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Pill could help combat period pain


A study says that taking the Pill can ease time-of-the-month period pains

A study says that taking the Pill can ease time-of-the-month period pains

A study says that taking the Pill can ease time-of-the-month period pains

Taking the Pill could be a simple solution for thousands of women who suffer "time-of-the-month" pain, a study has shown.

Scientists say they now have "convincing evidence" that the combined oral contraceptive pill alleviates symptoms of painful menstrual periods.

Many GPs already prescribe the Pill "off label" - for a purpose it is not licensed for - to help women plagued by period pain.

The research shows that while period pain declines with age, oral contraceptives have an independent and greater pain-relieving effect.

Swedish doctors questioned three groups of women who reached the age of 19 in 1981, 1991 and 2001.

Each group included around 400 to 520 women who provided information about their menstruation history and contraceptive use. Five years on, at the age of 24, they were assessed again.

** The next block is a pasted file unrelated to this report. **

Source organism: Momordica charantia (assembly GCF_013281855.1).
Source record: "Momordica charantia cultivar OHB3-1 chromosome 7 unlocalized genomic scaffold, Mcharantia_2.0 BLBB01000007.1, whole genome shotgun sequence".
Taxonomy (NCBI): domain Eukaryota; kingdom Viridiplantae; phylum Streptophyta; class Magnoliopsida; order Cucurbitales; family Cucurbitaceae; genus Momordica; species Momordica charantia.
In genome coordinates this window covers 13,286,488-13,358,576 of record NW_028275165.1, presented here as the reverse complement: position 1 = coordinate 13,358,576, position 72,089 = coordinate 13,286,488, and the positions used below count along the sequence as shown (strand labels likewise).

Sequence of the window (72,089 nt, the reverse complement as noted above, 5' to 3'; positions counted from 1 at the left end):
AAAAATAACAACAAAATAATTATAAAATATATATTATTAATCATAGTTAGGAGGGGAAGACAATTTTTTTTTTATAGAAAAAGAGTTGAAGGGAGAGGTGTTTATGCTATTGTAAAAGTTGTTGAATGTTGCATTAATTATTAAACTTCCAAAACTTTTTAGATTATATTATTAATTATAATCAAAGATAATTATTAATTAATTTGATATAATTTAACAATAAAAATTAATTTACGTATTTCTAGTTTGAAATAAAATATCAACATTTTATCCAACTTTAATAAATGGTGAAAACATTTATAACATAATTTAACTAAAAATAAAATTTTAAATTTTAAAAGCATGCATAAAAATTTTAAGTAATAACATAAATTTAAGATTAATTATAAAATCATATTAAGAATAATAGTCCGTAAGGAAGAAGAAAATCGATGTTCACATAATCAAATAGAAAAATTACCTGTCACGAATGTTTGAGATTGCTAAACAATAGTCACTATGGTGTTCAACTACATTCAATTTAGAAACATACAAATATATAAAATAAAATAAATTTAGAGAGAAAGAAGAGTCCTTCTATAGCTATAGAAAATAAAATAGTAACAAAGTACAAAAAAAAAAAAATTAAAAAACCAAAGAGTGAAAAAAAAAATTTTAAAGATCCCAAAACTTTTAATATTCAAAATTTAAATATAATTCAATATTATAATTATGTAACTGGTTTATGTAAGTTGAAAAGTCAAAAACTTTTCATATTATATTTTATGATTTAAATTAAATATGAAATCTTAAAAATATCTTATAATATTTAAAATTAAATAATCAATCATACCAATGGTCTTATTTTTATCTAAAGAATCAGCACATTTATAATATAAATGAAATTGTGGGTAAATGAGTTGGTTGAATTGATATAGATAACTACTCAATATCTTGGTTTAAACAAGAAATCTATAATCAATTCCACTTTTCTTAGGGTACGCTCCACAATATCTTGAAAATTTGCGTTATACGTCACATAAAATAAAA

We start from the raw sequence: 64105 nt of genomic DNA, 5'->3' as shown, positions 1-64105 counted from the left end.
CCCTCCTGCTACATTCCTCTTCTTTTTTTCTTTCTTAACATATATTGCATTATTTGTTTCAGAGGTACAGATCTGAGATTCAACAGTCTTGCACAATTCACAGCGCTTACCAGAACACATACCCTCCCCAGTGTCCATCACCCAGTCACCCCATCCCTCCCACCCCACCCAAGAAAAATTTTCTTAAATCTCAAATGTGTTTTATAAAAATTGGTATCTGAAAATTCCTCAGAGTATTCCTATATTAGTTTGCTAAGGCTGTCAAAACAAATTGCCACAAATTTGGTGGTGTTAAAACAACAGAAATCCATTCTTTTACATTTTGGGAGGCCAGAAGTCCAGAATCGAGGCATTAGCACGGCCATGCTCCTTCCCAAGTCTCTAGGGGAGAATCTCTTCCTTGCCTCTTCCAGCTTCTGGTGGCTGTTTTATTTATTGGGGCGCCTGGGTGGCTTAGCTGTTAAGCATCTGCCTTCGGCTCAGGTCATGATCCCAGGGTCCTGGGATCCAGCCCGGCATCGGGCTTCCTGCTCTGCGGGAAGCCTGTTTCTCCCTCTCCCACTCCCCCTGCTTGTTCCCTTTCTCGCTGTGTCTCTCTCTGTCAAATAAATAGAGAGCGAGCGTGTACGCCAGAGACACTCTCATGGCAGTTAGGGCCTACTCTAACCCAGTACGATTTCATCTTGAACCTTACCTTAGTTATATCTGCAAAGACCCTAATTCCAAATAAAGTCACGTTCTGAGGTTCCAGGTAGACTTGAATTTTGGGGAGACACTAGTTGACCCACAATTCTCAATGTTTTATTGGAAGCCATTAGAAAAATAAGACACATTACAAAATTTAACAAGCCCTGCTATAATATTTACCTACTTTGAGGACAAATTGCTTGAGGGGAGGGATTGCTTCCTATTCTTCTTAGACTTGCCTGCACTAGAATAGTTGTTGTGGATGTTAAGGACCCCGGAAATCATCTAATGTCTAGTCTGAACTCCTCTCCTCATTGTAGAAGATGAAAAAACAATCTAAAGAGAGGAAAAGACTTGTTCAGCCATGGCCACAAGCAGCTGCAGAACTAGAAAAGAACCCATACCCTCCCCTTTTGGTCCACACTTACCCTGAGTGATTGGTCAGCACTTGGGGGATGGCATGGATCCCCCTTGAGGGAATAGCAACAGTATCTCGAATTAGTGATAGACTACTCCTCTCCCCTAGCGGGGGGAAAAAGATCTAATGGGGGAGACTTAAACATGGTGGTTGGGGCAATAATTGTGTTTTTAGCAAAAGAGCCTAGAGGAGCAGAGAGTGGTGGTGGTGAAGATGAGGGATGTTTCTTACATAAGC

Two different scales were used to grade period pain, or dysmenorrhoea, reported by the patients. One, the verbal multidimensional scoring system (VMS), rated pain as non-existent, mild, moderate or severe. The other, the visual analogue scale (VAS), allowed the patient to grade her pain on a 10 centimetre line that started with "no pain at all" and ended with "unbearable pain".

Lead researcher Dr Ingela Lindh, from Gothenburg University, said: ""We found that combined oral contraceptive use reduced dysmenorrhoea by 0.3 units, which means that every third woman went one step down on the VMS scale, for instance from severe pain to moderate pain, and which meant that they suffered less pain, improved their working ability and there was a decrease in the need for analgesics. On the VAS scale there was a reduction in pain of nine millimetres."

Increasing age also reduced the severity of period pain, but not as much, according to the findings reported in the journal Human Reproduction. Childbirth also appeared to have some pain-relieving effect.

An estimated 50% to 75% of young women suffer from dysmenorrhoea. Period pain can have a serious impact on their lives, causing absenteeism from school and work and interfering with daily activities for several days each month.